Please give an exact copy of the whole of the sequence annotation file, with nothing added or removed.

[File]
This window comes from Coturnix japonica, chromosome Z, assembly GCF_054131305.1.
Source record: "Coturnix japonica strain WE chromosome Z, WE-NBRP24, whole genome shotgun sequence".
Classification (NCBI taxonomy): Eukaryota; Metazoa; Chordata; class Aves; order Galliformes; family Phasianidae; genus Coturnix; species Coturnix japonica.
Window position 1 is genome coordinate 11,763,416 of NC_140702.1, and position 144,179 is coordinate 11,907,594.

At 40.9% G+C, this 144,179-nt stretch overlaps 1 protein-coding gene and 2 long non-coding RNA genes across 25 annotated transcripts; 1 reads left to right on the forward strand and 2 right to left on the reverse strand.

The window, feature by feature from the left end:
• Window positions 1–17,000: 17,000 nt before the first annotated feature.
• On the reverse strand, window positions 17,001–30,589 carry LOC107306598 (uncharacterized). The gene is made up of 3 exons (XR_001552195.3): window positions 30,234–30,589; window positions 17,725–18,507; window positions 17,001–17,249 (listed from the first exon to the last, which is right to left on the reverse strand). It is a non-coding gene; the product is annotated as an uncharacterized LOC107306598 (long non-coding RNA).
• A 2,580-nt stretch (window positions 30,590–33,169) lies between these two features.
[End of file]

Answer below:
This window comes from Coturnix japonica, chromosome Z, assembly GCF_054131305.1.
Source record: "Coturnix japonica strain WE chromosome Z, WE-NBRP24, whole genome shotgun sequence".
Classification (NCBI taxonomy): Eukaryota; Metazoa; Chordata; class Aves; order Galliformes; family Phasianidae; genus Coturnix; species Coturnix japonica.
Window position 1 is genome coordinate 11,763,416 of NC_140702.1, and position 144,179 is coordinate 11,907,594.

At 40.9% G+C, this 144,179-nt stretch overlaps 1 protein-coding gene and 2 long non-coding RNA genes across 25 annotated transcripts; 1 reads left to right on the forward strand and 2 right to left on the reverse strand.

The window, feature by feature from the left end:
• Window positions 1–17,000: 17,000 nt before the first annotated feature.
• On the reverse strand, window positions 17,001–30,589 carry LOC107306598 (uncharacterized). The gene is made up of 3 exons (XR_001552195.3): window positions 30,234–30,589; window positions 17,725–18,507; window positions 17,001–17,249 (listed from the first exon to the last, which is right to left on the reverse strand). It is a non-coding gene; the product is annotated as an uncharacterized LOC107306598 (long non-coding RNA).
• A 2,580-nt stretch (window positions 30,590–33,169) lies between these two features.